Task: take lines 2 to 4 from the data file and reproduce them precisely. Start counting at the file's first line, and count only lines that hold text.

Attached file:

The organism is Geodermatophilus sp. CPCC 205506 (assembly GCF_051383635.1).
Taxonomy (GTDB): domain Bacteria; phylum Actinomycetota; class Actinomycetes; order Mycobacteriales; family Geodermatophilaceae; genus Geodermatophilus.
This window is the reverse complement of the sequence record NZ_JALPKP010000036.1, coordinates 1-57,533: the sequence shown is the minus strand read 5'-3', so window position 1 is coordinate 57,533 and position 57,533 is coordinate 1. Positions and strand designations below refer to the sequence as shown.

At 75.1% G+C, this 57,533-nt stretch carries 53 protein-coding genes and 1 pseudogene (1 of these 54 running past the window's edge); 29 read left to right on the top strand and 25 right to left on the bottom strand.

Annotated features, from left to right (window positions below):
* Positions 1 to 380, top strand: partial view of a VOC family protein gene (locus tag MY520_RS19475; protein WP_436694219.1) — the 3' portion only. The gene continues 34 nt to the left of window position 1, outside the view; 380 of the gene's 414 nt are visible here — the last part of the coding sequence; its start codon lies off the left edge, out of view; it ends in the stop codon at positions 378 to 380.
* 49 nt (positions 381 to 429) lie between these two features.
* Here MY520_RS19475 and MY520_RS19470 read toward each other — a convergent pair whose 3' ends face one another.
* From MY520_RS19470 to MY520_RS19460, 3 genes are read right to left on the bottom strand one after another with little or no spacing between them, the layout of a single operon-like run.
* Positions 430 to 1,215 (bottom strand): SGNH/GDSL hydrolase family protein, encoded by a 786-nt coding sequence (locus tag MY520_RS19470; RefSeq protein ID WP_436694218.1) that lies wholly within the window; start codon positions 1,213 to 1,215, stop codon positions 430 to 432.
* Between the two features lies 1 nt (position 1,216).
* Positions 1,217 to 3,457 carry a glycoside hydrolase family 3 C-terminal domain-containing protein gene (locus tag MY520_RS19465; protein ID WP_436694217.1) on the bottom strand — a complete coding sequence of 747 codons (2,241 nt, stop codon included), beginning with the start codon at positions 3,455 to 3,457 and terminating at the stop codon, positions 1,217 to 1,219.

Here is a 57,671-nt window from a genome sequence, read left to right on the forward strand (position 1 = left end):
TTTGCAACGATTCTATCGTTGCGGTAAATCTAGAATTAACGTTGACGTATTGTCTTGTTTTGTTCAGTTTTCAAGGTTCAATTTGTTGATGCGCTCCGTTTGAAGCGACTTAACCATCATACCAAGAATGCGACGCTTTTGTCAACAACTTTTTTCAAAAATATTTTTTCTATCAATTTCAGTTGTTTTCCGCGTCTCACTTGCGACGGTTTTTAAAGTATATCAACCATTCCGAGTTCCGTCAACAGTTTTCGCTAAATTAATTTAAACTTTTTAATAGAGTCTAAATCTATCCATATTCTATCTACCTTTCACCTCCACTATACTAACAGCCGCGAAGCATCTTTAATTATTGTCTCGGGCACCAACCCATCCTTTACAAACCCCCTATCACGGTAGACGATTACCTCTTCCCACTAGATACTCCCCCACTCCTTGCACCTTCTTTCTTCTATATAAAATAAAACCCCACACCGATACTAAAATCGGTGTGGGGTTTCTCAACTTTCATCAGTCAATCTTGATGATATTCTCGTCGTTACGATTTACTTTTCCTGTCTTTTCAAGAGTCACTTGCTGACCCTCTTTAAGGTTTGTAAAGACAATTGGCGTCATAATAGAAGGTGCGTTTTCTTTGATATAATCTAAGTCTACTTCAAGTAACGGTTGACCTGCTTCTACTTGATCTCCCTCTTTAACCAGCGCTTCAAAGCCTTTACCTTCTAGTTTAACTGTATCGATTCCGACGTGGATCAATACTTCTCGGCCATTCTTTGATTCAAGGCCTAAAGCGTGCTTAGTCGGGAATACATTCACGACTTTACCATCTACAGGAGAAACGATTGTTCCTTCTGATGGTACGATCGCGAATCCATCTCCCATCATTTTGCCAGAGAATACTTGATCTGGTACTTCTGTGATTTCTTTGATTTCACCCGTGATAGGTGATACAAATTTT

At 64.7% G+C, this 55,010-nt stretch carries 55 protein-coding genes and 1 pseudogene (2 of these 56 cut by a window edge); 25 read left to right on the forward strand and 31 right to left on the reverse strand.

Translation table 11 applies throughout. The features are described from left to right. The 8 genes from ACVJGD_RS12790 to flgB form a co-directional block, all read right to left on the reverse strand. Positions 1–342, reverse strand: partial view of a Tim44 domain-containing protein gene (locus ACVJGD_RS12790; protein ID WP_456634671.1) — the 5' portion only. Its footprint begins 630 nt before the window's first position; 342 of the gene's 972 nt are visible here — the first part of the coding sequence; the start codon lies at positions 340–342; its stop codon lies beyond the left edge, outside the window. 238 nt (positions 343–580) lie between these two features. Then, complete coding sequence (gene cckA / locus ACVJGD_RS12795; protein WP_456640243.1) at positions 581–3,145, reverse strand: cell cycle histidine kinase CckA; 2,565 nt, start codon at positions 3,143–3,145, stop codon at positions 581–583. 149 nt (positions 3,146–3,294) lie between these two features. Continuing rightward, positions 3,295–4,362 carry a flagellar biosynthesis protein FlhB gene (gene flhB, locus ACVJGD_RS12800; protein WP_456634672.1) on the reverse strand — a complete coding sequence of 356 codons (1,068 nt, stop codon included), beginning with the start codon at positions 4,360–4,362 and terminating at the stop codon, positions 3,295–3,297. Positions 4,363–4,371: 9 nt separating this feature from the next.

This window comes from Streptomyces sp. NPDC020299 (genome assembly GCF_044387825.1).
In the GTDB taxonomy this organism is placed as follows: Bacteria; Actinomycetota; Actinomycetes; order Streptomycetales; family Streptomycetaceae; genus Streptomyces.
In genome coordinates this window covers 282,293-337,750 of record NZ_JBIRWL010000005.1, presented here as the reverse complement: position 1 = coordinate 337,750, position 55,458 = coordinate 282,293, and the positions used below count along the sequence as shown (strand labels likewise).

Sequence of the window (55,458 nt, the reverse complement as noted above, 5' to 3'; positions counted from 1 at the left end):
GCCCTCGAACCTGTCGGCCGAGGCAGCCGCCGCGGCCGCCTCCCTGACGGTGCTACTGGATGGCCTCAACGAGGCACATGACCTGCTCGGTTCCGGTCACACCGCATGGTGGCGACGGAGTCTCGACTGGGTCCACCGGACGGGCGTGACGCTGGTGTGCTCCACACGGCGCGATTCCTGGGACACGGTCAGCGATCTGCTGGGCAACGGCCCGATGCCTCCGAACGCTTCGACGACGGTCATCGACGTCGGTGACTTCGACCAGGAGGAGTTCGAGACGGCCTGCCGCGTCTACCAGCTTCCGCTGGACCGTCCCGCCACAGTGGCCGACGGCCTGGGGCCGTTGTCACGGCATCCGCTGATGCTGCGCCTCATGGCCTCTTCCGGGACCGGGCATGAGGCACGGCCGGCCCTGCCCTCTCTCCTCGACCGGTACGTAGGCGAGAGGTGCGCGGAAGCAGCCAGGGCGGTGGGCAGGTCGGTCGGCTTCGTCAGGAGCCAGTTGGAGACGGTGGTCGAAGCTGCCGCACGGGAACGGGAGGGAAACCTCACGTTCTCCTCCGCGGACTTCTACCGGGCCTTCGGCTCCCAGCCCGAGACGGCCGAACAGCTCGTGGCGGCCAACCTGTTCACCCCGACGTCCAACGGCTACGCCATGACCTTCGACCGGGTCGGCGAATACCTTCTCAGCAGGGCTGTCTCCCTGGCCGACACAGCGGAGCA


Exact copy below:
Taxonomy (GTDB): domain Bacteria; phylum Actinomycetota; class Actinomycetes; order Mycobacteriales; family Geodermatophilaceae; genus Geodermatophilus.
This window is the reverse complement of the sequence record NZ_JALPKP010000036.1, coordinates 1-57,533: the sequence shown is the minus strand read 5'-3', so window position 1 is coordinate 57,533 and position 57,533 is coordinate 1. Positions and strand designations below refer to the sequence as shown.

At 75.1% G+C, this 57,533-nt stretch carries 53 protein-coding genes and 1 pseudogene (1 of these 54 running past the window's edge); 29 read left to right on the top strand and 25 right to left on the bottom strand.